Well the globaloney coming from the banksters and their political lackeys never ends, does it? Last Friday the Daily Bell ran this rather interesting article on the latest ploy, and China's continuing reluctance to enter into partnership with the kooky and corrupt London-New York crowd:
Well, so much is predictable. The banksters have been wanting to set up regional, and eventually, a uniform global, currency system ever since the idea of monetized debt functioning as money was a gleam on some Sumerian bankster's eye millennia ago. It's more of the same, folks, just shuffling ever growing debts in their globaloney ponzi scheme from one central bank to another, to the ultimate ruin of middle classes worldwide. Methinks perhaps this is one reason the Chinese - who have about the only growing middle class left on the planet - are reluctant to buy shares in the latest ponzi scheme.
But all of this raises a teensy weensy little philosophical question, and it's one I've nowhere seen addressed, and perhaps I'm even being a bit simplistic and naive in even asking it. The problem is this: suppose the banksters do get their way, and get their nice shiny big version of the Bank of International Settlements and one world currency. That currency will inevitably be, as are all the pounds, dollars, pesos, and euros now sort-of-circulating, monetized debt instruments, and not real money. And as we all know, interest on these notes grows faster than the actual amount of such notes in circulation. This means inevitably that the banksters will either never be repaid on their worthless currencies, or that they will inflate their currency, as they always do (while intoning their millenia-old arias that central private banks are necessary to prevent governments from inflating their currencies at will). Inevitably, this will lead to a complete shut-down of the middle class, and an absolute halt to "production." In other words, the closed system of finance will end up in entropy, and everything will grind to a halt. Mr. Rockefeller will lose his wonderful mansion at Pocantico, and the Rothschilds will be out several baronial manors, because methinks that people at large will be, well....just fed up.
As I pointed out in Babylon's Banksters, there are really only two ways out of this mess of their own making: (1) either a return to debt-free money issued by states, and not loaned into circulation by banks, or (2) the "system" has to be opened up again, either by new "geographical frontiers" or new technologies (loathsome to the banksters unless they can monopolize it), or both.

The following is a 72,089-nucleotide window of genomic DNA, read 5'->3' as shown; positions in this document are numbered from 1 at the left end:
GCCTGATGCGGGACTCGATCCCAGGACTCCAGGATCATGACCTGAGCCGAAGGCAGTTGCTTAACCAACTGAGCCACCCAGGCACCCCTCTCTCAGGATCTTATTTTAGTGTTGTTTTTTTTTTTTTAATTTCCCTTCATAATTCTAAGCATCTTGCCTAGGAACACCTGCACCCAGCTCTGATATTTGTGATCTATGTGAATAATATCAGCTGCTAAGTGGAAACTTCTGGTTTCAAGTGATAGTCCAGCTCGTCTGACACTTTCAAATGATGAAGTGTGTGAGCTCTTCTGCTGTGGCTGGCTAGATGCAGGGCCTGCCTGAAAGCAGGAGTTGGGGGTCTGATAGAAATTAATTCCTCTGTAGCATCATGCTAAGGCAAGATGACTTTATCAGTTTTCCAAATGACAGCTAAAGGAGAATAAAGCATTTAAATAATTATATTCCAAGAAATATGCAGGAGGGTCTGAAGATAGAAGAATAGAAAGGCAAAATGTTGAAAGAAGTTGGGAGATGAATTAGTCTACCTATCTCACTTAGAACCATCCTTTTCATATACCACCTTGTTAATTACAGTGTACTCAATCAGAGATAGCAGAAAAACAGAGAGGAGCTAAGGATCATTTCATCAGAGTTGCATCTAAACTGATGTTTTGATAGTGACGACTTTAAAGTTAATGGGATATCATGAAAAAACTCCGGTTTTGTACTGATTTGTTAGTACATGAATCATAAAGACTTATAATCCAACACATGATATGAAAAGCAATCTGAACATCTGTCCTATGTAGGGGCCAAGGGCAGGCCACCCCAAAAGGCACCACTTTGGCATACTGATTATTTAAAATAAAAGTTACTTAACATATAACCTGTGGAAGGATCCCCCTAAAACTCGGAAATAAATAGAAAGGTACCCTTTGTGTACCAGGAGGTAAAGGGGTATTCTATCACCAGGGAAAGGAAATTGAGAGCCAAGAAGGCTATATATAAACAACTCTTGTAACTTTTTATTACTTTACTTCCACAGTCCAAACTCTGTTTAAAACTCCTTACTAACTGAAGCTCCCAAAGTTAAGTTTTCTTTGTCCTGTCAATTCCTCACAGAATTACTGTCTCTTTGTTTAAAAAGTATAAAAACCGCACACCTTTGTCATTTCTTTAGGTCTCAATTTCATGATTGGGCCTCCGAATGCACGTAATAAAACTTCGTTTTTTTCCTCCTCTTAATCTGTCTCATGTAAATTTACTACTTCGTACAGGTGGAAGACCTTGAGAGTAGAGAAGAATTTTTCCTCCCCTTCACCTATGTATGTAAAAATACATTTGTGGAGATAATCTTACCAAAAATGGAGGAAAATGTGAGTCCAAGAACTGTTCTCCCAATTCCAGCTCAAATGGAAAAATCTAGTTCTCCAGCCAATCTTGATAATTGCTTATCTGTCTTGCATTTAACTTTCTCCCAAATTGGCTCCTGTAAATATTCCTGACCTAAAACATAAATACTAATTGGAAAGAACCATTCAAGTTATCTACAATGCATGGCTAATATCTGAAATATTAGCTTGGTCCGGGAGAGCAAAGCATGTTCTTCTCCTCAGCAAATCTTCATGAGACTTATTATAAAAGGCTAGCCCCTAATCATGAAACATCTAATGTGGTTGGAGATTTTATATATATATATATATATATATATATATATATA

Which leads us to the next problem, and to huge speculations. What, if any, are the "new frontiers" that could once again open up the system and allow the banksters to continue their schemes for more millennia? Well, one is the oceans right here on earth, and the other, much more promising venue, is of course, space. But that will require the advance of practical technologies - not rockets - to do so. Now this, in turn, raises yet another interesting speculative possibility. As noted, the banksters will want monopolies on any such technology, that is to say, they will, by necessity and by dint of their own cartelist ideology and outlook, seek to constitute themselves as an instance of Richard M. Dolan's "breakaway civilization."
I find it intriguing and suggestive to this hypothesis, therefore, to note the recent "space events," i.e., NASA's no-fly no-approach lunar zones, and China's announced intentions to send probes, and eventually men, to the Moon, coupled with China's still-enunciated reluctance to enter into the "international financial structure" in quite the way that the globaloney-ists would like. As was said some time ago, "Come Watson, the game's afoot!"